Sunday, February 25, 2007

St Iggy and the Hierarchy of the Church

Last week, I had a rather extended quote that revealed the hierarchy of the early Church, indeed a hierarchy that goes a step further than anything that is clearly revealed in the New Testament. By saying that it is a step further than what the New Testament delineates, I am not suggesting that the Church has already gone off the rails by the time St John has died. St Ignatius, the disciple of St John, reveals the organization and hierarchy of the Church and how it had developed (rather properly developed) even in St John's lifetime (one would suppose, since at the time St Ignatius authored this letter it would have been only a few short years since St John's death).

"See that ye all follow the bishop, even as Jesus Christ does the Father, and the presbytery as ye would the apostles; and reverence the deacons, as being the institution of God. Let no man do anything connected with the Church without the bishop. Let that be deemed a proper Eucharist, which is [administered] either by the bishop, or by one to whom he has entrusted it. Wherever the bishop shall appear, there let the multitude [of the people] also be; even as, wherever Jesus Christ is, there is the Catholic Church. It is not lawful without the bishop either to baptize or to celebrate a love-feast; but whatsoever he shall approve of, that is also pleasing to God, so that everything that is done may be secure and valid." – St Ignatius of Antioch (Epistle to the Smyrneans, Ch. 8 – somewhere between A.D. 98 and 118)

I'm not going to belabor the quote. I only think it an important look at the structure of the early Church - indeed the apostolic Church. We need to be cautious in our treatment of hierarchy and authority, especially in an age that devalues it. The authority structure within the Church is not a power play. Though there have certainly been abuses (and there will certainly continue to be - as in any institution that includes us sinners) the hierarchy of the Church is and continues to be about service.


Jared Coleman said...

I got my English translation of the Apostolic Fathers and I've already read a lot and I've been thinking A LOT about this topic.

I agree very much with your warning against interpreting the development of the Church's authority structure as a power play. This is exactly the story that I've been told and that I'm now beginning to reject. This is a very ungenerous reading of history, and if there is any group that should read its history generously it should be the Church. As I read the letters of Ignatius and the others I am reminded of passages like Hebrews 13:17 & 1 Peter 5:1-5. The Church had postions of authority to which its individuals were called on to submit to during apostolic times. Perhaps it became more centralized as time passed, but that may very well have been the trajectory which the Apostles themselves set the church on. If we harshly critique the Fathers we may in fact be harshly criticizing the Apostles as well without knowing it.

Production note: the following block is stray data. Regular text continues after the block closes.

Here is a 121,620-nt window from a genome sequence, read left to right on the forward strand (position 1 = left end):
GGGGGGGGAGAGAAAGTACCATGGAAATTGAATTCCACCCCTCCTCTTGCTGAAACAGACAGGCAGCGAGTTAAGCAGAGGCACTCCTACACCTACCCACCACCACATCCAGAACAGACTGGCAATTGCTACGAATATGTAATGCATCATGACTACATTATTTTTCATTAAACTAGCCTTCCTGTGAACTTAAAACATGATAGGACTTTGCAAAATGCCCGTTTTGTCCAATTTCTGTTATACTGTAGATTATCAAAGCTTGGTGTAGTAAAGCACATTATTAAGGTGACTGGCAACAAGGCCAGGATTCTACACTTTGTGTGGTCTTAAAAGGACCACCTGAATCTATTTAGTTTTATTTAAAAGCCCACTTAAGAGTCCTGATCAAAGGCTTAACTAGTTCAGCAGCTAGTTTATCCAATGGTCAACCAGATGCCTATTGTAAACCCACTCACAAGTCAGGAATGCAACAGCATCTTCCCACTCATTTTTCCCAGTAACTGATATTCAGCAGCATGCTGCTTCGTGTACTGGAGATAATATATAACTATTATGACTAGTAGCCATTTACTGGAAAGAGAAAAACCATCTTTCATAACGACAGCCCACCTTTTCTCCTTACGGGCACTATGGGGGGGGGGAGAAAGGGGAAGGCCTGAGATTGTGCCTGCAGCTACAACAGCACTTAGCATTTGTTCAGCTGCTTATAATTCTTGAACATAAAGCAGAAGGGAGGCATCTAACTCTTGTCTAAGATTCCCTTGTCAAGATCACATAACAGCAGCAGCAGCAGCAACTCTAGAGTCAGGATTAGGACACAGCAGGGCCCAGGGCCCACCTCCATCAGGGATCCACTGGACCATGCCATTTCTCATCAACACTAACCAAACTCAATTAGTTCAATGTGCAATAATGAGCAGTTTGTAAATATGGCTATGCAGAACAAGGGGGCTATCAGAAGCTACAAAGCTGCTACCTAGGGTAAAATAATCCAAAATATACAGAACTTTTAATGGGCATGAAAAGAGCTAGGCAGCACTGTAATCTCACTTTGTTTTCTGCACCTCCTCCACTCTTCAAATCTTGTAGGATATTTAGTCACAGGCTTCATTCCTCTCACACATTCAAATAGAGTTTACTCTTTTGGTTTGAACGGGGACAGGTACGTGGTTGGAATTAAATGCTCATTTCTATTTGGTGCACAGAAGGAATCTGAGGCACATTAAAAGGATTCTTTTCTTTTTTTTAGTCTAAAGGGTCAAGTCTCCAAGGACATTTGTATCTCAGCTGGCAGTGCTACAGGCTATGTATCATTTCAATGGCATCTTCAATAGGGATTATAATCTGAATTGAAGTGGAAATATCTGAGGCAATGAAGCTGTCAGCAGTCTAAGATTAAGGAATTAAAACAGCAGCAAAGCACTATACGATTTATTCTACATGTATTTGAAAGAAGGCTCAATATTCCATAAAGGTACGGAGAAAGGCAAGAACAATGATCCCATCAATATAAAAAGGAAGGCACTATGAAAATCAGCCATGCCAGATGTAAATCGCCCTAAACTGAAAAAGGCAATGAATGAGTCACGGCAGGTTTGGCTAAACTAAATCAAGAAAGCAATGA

I think it's ironic that large portions of the Protestant world (the parts that I'm familiar with anyway) reject much of the development of post-apostolic times in favor of some form of primitivism which looks for patterns in the book of Acts and the rest of the New Testament, and then is surprised by the turbulence it experiences. The infant and adolescent church went through turbulent times - a lot of energy was put into spreading the Gospel and as the Church swelled with growth problems arose that had to be dealt with. Case in point: one of the first challenges to arise was a dispute over the distribution of food to widows, and the solution which was decided upon was to appoint people to oversee that function. As I read the history of the Church in the New Testament this is the general pattern that I see. The Church grows and new problems arise, new structures are created, and the problem is managed. If that's the case, then jettisoning the very structures which the Church has instituted to manage its problems may be a really bad idea.

The Church is a living thing that grows, and like other organisms it grew like crazy as an infant and adolescent (with accompanying growing pains), and when it became an adult (after the Apostles had completed their work on Earth?) the growth slowed and a more structured existence ensued. One could even quote Paul here and say that "when I became a man I put away childish things."

Dan said...

One question: what would be a modern understanding of "love-feast?" Is this a wedding, that you know of?

Scott Lyons said...

Dan, from what I understand, the love feast (or agape) was a meal within which the Eucharist was also celebrated (therefore the necessity of the bishop). I come from an understanding of it within the Brethren tradition, which says basically that the Eucharist is always to be held within the context of the Last Supper itself. In Scripture, however, we already see Paul rebuking the Corinthians for the abuses that were taking place within it, and it apparently fell out of favor after several centuries. Perhaps the size of the Church became an issue. Anyway, here are a couple of articles that might help.

Scott Lyons said...

Jared, I couldn't agree more. I've been seeing more and more "ungenerosity" toward the early Church - even toward the creeds, which I find disheartening.